between 12 and 1 o'clock, and soon
swamped. The colored Captain, Brown,
commanding ono of thc lighters, went
down and was losb. It is supposed ho
got entangled in the ropes or chains and
could not rise. Tho others wero rescued
through tho persistency and pluck of
engineer Pearson, of tho phesphato
dredger, and others, who immediately
manned boats and went to their relief.
Metz aud Naucy have both successfully
withstood sieges in their time. In 1552,
tho former towu was bcleagued by thu
armies of the Emperor Charles V; but
tho garrison under tho Duke of Guise
inanaged to hold tho placo against them,
and tho siege was ovontually raised.
Nanoy was attacked by Charles tho Bold
in 1476, but with ill success. Tho be?
sieger, indeod, was overthrown in con?
sequence of his attempt, by tho Dnko of
Lorraine, who sallied forth and defeated
him January 5, 1477. Thoy liad no
needle guns in those days, to be snre,
nor mitrailleurs; but tho towns are capa?
ble of stout defenoe even against modern
artillery, and be would be a bold leader
who marched on Paris, leayingMetz and
Strasburg uncaptured in his rear.
A correspondent of tho Chicago Tri
bune, writing from Sau Frauoiscc, says
he has good authority for stating that
the 5th of September has boon decided
upon for tho massacre of the Chinese in
thal city by the Irish.
"?".'i-1 11 i'"JU, .. ?!11 "A- L ' > i - '
COLUMB?? S. C., August gr, 1970.
EDITOR) FHONIX: Oar attoiit?ou bbs
been called to various adverso criticisms
tl?ut have for tho.last few days appeared
in our publio prints, upon tho cootraot
executed between tho city ol Columbia
and Mr. Samuel A. Pearce, Jr., both for
himself and as agent of Senator Sprague.
Wo bavo examined this contract and all
its provisions, and in order to correct the
mis-statements and misapprehensions
arising from them, wo propose to make
tho following review of this contract, as
well as tho incidents attendant upon and
preceding its execution.
1. That tho present water supply of
this oity is entirely insufficient, and that,
in consequence, we are left at the mercy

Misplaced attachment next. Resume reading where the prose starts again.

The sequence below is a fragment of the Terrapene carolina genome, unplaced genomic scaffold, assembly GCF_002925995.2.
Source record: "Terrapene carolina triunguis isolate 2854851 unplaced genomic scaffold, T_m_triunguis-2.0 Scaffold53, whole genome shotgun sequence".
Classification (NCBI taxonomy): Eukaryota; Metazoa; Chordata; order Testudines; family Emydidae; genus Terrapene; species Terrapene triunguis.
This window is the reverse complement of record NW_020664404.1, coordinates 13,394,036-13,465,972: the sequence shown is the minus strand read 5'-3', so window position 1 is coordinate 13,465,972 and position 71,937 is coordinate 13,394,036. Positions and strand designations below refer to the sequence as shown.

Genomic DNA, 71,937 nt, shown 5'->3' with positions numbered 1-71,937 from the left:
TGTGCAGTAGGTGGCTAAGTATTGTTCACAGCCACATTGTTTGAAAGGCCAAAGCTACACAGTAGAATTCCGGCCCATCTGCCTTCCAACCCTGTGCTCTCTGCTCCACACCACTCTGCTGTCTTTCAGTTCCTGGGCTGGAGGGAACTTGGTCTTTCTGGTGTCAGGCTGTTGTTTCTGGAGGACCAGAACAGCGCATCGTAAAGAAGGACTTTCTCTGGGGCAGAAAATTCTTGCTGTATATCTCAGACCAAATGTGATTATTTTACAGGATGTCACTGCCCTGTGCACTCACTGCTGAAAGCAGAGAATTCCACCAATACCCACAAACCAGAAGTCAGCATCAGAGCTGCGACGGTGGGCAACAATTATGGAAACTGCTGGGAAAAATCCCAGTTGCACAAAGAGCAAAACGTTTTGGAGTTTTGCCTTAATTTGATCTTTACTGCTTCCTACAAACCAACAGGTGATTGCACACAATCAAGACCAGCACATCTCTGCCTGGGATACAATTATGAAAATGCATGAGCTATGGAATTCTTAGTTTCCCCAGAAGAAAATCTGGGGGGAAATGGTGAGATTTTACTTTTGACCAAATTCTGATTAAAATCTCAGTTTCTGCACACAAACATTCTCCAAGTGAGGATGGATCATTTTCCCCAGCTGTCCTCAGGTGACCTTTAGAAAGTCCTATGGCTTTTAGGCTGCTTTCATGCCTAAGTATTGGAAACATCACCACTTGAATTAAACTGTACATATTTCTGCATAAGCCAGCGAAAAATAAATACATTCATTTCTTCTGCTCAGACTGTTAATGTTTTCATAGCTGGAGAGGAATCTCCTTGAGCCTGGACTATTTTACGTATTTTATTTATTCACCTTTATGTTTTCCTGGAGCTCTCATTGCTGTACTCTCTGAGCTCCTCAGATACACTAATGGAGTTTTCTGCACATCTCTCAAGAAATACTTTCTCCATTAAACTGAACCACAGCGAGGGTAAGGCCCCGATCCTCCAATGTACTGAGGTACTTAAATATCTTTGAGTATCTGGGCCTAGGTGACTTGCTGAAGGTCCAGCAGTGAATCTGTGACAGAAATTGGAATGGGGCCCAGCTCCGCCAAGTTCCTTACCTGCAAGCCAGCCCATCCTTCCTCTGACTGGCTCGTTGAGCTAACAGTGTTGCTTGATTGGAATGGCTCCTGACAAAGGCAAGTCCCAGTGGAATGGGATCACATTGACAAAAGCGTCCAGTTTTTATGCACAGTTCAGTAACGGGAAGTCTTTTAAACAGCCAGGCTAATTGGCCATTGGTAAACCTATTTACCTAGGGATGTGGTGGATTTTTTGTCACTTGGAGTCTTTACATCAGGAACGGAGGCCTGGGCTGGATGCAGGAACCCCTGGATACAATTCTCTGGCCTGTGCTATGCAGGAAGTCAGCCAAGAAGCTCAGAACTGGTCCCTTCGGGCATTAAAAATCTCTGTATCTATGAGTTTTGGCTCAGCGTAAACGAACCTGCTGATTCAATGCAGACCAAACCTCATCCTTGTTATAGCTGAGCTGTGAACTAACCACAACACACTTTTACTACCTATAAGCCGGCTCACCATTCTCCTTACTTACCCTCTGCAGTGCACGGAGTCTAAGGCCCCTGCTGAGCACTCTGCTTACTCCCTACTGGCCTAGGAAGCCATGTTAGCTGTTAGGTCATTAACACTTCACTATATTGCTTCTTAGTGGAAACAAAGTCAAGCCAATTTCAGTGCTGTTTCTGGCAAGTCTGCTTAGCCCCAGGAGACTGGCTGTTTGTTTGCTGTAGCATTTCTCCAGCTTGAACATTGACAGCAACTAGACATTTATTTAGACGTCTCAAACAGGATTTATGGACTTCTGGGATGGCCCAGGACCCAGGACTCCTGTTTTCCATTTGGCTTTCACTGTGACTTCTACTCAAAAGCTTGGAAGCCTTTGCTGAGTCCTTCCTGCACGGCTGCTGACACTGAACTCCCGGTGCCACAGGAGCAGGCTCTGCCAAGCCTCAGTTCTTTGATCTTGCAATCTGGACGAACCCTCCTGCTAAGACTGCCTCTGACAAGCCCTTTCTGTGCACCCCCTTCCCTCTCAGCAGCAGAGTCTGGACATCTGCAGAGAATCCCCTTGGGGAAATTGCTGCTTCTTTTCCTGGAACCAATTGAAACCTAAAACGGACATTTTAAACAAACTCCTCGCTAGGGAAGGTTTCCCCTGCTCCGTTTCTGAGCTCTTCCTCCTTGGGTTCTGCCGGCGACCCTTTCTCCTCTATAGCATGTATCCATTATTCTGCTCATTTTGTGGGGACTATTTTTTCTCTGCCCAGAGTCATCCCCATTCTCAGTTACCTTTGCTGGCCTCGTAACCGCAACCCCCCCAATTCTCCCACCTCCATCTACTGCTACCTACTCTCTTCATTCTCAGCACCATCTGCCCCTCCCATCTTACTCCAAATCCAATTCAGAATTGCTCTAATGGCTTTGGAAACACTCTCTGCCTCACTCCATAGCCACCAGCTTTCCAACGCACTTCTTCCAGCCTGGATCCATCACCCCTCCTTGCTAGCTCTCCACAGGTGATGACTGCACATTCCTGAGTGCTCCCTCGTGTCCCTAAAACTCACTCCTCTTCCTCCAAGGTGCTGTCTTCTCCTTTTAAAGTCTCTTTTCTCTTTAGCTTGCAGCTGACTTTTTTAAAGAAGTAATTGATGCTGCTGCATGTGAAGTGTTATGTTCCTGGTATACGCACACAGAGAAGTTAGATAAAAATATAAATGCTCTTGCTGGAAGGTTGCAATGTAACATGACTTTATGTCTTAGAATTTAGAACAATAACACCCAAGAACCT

of any incendiary spirit that may run
rife through our midst, are facts so pa?
tent to the minds of all who have given
the subject anything like a thorough in?
vestigation, that it requires no argument
or oven assertion to establish them. But
as an incident in connection with this
view of the matter, we here submit tho
following action of the City Council in
1866, when ex-Mayor McKenzie was
Chairman of the Committee on Water
raOCEEOINGS OF COUNCIL-SPECIAL MEETINO.
COUNCIL CHAMBEE, COLUMBIA, May 7. 18G0.
Prcacnt-AIdorrhen Alexander, Geigor, Hunt,
McDonald, McKenzie,'Stork, Taylor, Walter
On motion, Alderman Taylor waa called to
Tho Chairman statod that the object of tho
moeting was to take aotion upon tho report of
tho Committoo of Throe appointed to ascer?
tain tho exact exponaos per annum of tho City
Alderman McKenzie, Chairman of the Com?
mittoo, submitted tho following report:
Tho Committoo appointed by tho City Coun?
cil to ascertain tho aggregate oxpenses per
annum to supply tho city with water, have
arrived at their conclusions by tho exhibit of
tho Water Works accounts for ttio years 1859,
18G0 aud 1861. The average expenso they hud
to bo $10,900. In this amount is included tho
salary of tho Superintendent of Water Works,
together with all thc repairs of machinery,
otc, which is submitted, should bc a credit
on the aggrcgato, inasmuch as similar cx
ponaes must be continued under thc proposed
arrangement, with a company to supply the
necessary water. Wo placo these expenses at